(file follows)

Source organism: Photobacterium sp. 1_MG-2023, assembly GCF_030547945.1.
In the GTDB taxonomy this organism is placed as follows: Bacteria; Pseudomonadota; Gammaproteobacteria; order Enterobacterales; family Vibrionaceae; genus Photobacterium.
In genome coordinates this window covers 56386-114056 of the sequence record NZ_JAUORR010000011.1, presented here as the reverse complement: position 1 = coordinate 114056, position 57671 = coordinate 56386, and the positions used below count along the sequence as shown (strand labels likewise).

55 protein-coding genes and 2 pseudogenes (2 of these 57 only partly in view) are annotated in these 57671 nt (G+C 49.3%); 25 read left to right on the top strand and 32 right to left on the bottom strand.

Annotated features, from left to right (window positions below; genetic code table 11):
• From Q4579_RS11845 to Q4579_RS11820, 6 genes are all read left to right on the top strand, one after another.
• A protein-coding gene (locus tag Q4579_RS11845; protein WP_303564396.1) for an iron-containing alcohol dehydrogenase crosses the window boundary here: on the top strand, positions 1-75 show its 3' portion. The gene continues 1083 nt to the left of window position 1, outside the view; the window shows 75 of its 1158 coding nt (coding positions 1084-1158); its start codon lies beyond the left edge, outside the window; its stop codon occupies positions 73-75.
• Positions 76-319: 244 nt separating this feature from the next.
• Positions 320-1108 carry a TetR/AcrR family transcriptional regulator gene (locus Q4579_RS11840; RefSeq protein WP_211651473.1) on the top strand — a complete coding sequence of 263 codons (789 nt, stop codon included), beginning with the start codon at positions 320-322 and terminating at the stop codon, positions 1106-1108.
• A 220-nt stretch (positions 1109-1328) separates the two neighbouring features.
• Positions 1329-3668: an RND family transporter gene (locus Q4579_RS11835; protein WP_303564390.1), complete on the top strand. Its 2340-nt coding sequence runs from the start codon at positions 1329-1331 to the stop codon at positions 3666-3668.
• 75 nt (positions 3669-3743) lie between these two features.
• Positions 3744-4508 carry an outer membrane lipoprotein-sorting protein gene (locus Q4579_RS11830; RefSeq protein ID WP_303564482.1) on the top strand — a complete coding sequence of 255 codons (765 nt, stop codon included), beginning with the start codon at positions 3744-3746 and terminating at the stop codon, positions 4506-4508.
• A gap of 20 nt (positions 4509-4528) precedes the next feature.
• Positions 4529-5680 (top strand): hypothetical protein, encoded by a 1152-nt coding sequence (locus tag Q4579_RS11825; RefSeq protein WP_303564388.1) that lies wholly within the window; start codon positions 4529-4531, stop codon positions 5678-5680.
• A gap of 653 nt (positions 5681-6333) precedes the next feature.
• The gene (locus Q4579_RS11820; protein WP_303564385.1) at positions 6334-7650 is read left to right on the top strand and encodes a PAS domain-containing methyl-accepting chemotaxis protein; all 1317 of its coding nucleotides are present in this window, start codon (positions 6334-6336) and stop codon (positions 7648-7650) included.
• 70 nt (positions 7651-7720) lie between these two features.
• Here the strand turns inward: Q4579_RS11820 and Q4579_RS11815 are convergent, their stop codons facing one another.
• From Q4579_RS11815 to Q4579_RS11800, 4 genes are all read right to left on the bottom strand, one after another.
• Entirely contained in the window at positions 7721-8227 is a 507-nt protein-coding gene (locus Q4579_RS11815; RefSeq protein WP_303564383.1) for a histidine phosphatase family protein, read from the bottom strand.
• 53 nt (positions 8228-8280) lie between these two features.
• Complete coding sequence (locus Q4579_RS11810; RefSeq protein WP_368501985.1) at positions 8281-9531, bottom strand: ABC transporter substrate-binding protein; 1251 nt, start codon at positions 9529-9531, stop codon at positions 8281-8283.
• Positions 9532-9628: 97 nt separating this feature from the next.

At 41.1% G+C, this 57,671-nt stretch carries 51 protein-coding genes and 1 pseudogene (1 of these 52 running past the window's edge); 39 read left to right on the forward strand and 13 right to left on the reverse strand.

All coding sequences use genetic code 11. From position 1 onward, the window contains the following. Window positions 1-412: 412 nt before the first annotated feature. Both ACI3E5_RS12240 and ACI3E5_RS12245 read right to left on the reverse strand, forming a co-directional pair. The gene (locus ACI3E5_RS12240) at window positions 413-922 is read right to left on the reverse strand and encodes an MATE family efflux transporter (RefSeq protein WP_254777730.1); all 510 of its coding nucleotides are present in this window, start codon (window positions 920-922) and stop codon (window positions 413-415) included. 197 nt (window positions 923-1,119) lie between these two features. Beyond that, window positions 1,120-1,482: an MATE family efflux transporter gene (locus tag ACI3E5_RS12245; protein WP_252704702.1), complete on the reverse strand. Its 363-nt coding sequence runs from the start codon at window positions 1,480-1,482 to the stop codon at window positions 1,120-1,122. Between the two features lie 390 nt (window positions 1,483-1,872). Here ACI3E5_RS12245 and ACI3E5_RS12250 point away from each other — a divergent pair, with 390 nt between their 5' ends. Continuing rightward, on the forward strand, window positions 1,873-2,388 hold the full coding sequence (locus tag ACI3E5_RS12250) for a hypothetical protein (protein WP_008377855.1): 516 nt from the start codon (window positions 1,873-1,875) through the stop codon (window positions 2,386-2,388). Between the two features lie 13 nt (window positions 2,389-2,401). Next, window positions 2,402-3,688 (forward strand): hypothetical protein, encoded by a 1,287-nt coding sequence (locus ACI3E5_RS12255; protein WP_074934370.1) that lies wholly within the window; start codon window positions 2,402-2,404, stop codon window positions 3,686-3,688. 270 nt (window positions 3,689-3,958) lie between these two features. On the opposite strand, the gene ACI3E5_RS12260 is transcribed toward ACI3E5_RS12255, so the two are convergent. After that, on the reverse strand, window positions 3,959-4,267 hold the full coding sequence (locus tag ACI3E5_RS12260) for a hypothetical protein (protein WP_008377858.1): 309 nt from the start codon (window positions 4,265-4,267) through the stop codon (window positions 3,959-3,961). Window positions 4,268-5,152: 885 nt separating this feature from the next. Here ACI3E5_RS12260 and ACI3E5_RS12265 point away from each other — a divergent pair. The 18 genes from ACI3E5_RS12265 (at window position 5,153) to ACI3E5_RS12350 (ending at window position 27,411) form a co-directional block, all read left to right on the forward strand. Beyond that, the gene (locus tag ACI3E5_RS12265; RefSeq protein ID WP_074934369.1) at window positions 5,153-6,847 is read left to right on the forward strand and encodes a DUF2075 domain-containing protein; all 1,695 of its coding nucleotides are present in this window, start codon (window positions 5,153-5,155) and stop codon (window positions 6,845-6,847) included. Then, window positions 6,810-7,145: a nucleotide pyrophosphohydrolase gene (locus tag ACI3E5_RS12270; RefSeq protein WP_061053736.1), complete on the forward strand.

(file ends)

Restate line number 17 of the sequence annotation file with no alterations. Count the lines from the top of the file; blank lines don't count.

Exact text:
• The gene (locus Q4579_RS11820; protein WP_303564385.1) at positions 6334-7650 is read left to right on the top strand and encodes a PAS domain-containing methyl-accepting chemotaxis protein; all 1317 of its coding nucleotides are present in this window, start codon (positions 6334-6336) and stop codon (positions 7648-7650) included.